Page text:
Social Studies 10F‎ > ‎Human Rights‎ > ‎

Counterfactual History

In every great story there are key moments when the story changes. These are turning points. The boy asks the girl to the movies. The knight decides that, yes, he will attack the dragon. The storm passes and the ship is saved. 

These turning points lead to great stories, but have you ever wondered what happen is the story were told the other way? What is the boy didn't ask the girl to the movie, if the knight decided to leave the dragon alone, or if the storm didn't pass and maybe the ship sank?

Those are counterfactual questions; questions that run counter to the facts as we know them.

In history we have moments like this, too. For example:
  1. Chinese Head Tax. What would have happened in 1885 if they had not introduced a tax? What if, instead of choosing to discourage Chinese immigration, they'd chosen to encourage it instead?
  2. Women get the vote and/or are declared to be legal persons. What would have happened if women had been denied the vote? What if the JCPC had said women weren't persons?
  3. Japanese Internment. What would have occurred if the Japanese Canadians hadn't been locked up?
  4. Igor Gouzenko defects. When Gouzenko decided to bring documents from the Soviets to the Canadians, he probably started the Cold War. What if he had decided to stay put on that fateful evening? The Soviets still would have been spying even though we wouldn't have been told about it.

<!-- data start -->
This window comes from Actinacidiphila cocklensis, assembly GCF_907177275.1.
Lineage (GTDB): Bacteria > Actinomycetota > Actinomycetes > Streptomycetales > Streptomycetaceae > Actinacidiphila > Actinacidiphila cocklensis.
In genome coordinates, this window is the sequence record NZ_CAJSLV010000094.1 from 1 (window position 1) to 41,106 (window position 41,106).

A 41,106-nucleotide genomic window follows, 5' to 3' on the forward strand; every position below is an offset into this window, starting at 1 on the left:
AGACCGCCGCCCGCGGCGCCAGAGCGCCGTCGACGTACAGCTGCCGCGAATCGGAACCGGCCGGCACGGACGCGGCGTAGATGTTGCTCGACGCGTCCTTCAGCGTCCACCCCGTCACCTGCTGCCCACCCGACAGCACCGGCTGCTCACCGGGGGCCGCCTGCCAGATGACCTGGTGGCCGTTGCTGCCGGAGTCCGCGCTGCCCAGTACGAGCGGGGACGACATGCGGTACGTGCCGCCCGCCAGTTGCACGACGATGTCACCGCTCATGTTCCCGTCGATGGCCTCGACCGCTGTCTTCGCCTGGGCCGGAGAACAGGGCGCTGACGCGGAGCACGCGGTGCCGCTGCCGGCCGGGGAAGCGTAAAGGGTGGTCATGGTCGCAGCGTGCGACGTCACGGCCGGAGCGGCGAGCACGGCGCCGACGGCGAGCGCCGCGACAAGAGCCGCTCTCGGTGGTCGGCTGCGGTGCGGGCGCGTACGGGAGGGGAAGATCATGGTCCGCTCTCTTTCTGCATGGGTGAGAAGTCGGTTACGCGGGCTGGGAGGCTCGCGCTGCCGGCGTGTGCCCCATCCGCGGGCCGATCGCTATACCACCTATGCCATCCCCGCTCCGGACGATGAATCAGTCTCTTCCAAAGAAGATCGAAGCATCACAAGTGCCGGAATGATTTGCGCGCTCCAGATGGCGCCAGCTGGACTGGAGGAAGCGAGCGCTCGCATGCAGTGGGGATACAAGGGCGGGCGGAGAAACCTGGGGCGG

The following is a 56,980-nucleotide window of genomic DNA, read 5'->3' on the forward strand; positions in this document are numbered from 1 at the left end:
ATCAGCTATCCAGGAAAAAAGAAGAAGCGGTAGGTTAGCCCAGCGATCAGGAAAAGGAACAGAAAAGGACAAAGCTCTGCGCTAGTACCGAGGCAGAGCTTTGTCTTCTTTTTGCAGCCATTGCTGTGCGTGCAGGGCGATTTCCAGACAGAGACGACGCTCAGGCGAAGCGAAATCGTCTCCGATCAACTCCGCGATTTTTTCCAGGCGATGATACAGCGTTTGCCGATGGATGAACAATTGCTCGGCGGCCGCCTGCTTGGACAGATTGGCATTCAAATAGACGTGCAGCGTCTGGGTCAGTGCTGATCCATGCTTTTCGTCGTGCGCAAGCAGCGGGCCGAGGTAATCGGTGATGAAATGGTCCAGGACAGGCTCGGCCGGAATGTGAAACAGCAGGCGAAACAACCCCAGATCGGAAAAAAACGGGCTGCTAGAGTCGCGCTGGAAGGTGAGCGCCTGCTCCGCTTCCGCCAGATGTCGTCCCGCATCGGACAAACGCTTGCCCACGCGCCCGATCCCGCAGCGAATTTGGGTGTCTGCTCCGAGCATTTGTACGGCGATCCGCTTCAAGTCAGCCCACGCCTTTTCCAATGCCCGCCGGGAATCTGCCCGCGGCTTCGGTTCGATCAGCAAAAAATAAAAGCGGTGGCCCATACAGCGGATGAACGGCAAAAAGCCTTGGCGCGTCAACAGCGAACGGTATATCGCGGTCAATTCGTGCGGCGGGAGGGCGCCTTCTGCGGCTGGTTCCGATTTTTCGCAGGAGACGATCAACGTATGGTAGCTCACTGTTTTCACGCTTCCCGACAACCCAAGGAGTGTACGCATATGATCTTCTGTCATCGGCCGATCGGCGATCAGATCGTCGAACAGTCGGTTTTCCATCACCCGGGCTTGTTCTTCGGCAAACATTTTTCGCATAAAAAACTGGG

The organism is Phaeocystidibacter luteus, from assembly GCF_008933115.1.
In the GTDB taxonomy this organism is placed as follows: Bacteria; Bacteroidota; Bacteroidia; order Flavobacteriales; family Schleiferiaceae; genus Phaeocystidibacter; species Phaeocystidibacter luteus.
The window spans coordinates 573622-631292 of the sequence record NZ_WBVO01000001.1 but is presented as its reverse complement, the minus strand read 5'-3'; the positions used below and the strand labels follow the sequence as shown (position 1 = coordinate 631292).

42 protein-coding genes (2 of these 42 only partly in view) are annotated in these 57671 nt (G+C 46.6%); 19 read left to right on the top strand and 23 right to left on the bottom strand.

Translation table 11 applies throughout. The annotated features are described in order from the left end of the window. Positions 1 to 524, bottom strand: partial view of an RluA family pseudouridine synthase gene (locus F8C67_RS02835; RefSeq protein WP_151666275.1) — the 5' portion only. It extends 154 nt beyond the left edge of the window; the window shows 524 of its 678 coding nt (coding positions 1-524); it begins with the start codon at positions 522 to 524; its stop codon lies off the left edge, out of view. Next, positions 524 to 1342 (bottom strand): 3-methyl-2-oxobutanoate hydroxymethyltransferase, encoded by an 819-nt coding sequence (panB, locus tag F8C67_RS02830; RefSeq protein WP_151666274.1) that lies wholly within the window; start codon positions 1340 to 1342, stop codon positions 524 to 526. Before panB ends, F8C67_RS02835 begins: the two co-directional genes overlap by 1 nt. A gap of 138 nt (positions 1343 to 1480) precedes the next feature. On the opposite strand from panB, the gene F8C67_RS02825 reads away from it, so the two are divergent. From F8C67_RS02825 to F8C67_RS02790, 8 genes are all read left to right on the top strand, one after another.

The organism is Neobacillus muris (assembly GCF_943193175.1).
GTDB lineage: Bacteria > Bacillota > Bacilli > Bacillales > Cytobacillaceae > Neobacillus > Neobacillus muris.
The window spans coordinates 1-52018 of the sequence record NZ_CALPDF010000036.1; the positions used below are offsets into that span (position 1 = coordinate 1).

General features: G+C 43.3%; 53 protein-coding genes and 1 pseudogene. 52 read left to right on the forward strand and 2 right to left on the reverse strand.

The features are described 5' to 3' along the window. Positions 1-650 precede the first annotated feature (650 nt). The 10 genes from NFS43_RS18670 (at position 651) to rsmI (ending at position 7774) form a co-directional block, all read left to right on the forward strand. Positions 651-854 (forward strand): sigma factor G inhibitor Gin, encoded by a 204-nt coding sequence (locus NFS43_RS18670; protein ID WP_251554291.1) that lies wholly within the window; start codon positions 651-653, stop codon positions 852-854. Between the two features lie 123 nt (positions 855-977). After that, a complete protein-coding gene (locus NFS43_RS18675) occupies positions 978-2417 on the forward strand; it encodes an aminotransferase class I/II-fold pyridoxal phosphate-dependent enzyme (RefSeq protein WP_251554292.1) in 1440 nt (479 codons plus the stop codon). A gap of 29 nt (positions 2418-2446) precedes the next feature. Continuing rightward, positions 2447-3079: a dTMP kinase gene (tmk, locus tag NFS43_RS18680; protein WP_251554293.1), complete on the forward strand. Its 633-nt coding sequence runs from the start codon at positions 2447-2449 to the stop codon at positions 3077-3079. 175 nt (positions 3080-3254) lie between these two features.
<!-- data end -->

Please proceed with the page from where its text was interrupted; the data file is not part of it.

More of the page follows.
Your Assignment

  1. Pick one of the four events listed above.
  2. Doing some research, uncover five things that actually did happen because of the event you've chosen. For example, what five things changed because the Japanese Canadians were interned?
  3. Explain in several sentences how your event caused each one of those changes.
  4. Now pretend that your event didn't happen. For example, if there had been no Chinese Head Tax, or Igor Gouzenko had not defected, what would have happened? Come up with five examples that build off of each other.
  5. Provided an explanation of several sentences to explain why each of these five possible events might have happened. Create branches off of those events as well.
  6. Create a branching diagram that shows 
    • the key moment of decision, 
    • the five things that really happened, 
    • the five things that might have happened, 
    • and your explanations. 
  7. You can do this at Twinery.org. This site allows you to create a simple webpage that can link to the different elements of the story.
  8. If you would prefer to chart this in another way that makes more sense to you, please talk to me.

6 7  8 9 10
Suggests 5 things that changed due to the chosen event. Explains in each event box how the chosen event caused these 5 changes. Imagines 5 things in sequence that reasonably might have occurred as a direct consequence of your event not happening.

Adds a branch at each event to show what else might have occurred next showing the many possible ways events could have taken place.
In each event box explains why these 5 events would have happened. 

In each event box explains the logical branches.
Analyses which scenario is more appropriate from a Biblical point of view.

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James Dykstra,
Dec 11, 2015, 11:22 AM
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